A ground-breaking dental study in Lancaster County helps low-income people who’ve suffered from trauma. The study puts the patient at ease by reducing their fears and anxieties.
When a patient walks into a room, they feel like they’re in a Spa because of the warm lights, water falls and lavender smells. It’s where dental hygienists like Tina Nissly help low-income patients who’ve suffered from trauma.
Nissly says, “A room like this just helps to give more peace and calmness to the patient.”
She says the alternative care is going to reduce traumatic triggers sparked during dental exams. “Instead of having to give medications, we have the sound of the water falling, the feel of the lighting, no overhead lighting,” says Nissly.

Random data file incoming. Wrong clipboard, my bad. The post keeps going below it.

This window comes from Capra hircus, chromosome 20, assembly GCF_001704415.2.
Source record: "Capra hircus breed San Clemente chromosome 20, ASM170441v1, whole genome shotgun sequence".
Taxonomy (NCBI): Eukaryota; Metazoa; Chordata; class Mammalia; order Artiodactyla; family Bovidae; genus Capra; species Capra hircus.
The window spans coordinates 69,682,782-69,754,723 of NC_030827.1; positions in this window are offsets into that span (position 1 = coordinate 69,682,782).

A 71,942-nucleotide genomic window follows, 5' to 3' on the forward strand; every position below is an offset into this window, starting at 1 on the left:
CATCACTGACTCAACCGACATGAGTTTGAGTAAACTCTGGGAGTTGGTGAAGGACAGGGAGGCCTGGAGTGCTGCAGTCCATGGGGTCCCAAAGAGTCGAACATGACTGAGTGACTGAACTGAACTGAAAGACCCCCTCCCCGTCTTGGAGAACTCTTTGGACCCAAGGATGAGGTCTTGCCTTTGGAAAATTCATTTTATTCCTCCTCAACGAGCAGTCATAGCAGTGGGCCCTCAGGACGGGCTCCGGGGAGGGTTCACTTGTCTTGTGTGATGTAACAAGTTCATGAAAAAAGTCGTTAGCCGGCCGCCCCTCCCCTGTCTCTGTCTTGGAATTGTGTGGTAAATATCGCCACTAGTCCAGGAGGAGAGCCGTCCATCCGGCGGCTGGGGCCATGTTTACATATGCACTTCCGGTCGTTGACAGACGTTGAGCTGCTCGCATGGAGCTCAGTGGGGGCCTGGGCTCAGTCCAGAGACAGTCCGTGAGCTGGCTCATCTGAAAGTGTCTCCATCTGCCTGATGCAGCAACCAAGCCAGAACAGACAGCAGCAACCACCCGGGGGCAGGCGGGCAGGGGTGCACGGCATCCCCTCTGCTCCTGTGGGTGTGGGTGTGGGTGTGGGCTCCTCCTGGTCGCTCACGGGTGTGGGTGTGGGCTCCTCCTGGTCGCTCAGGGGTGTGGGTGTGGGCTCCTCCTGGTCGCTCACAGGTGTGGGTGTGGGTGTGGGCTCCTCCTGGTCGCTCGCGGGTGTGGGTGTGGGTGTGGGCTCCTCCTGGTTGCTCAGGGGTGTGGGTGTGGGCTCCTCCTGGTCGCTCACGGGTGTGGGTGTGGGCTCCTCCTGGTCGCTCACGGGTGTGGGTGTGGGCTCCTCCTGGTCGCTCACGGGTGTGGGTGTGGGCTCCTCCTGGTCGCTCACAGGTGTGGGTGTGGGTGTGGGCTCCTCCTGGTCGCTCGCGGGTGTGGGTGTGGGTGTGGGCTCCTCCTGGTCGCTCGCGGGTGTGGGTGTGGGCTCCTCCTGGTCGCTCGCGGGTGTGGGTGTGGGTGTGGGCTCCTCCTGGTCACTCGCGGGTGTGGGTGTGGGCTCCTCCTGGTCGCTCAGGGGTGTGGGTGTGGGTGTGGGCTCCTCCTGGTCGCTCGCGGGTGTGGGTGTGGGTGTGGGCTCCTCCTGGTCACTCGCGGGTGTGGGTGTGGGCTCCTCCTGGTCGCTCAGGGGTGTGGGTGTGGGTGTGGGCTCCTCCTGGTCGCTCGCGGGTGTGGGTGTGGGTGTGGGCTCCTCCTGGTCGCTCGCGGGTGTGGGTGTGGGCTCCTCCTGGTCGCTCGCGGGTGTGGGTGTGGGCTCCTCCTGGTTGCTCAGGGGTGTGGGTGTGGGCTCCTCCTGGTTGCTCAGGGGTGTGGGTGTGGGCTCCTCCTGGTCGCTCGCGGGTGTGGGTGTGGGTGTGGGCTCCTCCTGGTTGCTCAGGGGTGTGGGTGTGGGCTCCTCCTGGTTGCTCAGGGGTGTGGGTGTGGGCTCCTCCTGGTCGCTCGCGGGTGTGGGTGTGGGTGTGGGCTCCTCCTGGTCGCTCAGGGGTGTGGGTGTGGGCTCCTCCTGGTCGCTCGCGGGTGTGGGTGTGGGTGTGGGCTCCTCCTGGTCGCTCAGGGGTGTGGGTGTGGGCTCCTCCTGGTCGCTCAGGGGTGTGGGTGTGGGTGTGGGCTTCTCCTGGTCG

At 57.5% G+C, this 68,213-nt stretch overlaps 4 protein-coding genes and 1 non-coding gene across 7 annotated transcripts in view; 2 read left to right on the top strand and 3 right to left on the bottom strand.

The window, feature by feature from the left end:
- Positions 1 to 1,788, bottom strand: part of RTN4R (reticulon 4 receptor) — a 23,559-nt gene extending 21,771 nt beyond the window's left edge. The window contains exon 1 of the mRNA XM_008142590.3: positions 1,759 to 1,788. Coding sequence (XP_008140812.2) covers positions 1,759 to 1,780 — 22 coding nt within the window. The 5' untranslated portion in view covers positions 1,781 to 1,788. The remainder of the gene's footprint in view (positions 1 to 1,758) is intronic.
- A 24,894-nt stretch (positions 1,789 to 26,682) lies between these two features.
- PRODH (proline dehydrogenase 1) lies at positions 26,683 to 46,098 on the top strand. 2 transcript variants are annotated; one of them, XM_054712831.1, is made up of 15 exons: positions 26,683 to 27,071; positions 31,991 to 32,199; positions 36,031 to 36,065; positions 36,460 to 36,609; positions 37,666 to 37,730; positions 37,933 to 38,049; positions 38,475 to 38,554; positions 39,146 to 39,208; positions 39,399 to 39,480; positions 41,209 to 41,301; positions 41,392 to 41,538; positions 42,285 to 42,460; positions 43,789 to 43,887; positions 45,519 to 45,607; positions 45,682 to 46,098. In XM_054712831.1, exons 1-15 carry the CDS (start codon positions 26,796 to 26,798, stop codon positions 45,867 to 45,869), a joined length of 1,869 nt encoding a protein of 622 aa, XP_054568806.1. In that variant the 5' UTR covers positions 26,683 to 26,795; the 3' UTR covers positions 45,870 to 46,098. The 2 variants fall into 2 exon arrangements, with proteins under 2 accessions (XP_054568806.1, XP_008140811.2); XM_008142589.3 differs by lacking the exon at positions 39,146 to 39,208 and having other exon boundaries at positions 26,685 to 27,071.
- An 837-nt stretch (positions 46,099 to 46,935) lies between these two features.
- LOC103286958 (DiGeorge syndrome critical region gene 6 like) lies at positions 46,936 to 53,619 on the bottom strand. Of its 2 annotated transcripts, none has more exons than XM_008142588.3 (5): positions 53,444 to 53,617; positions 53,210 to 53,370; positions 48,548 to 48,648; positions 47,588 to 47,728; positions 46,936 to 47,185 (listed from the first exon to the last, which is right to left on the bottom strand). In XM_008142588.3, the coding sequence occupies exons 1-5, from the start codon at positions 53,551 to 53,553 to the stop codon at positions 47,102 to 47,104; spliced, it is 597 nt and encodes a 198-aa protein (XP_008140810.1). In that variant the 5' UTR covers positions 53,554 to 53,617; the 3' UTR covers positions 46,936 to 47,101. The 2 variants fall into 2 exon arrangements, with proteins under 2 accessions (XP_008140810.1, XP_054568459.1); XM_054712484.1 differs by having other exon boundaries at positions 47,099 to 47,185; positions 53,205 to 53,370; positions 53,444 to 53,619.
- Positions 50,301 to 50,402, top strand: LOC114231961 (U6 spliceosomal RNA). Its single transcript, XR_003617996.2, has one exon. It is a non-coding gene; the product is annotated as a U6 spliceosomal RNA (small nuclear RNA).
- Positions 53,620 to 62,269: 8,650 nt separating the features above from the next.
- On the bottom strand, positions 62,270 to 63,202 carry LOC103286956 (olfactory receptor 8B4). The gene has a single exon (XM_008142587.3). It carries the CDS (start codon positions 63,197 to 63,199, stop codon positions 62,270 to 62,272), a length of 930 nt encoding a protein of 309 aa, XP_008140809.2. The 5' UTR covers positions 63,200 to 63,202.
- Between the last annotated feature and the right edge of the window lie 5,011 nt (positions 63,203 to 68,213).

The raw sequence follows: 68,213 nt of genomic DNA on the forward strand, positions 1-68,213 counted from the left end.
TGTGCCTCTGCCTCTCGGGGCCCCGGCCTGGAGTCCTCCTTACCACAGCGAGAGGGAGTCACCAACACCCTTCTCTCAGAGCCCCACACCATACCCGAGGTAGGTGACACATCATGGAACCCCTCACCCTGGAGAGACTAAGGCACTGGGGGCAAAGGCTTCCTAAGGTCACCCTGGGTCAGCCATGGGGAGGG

Colleen Elmer is the executive director of Water Street Health Services. She says, “Using a pharmaceutical option can trigger relapse, people to re-live trauma.”
Water Street Health is launching a study called “Restore.” “Restore” uses three ways to help patients including environmental changes, relaxation and communication. Elmer says, “Do they want to be called by their name, want us to have a sit down meeting before they come in and receive care.”
When the year long study is complete, program leaders will determine if this care will help patients who otherwise would have stayed away because they were too scared.
The study is a collaboration between Water Street Health Services, Lancaster General Health, St. Joseph’s Health Ministries, Franklin and Marshall College and Lancaster County’s Dental Community.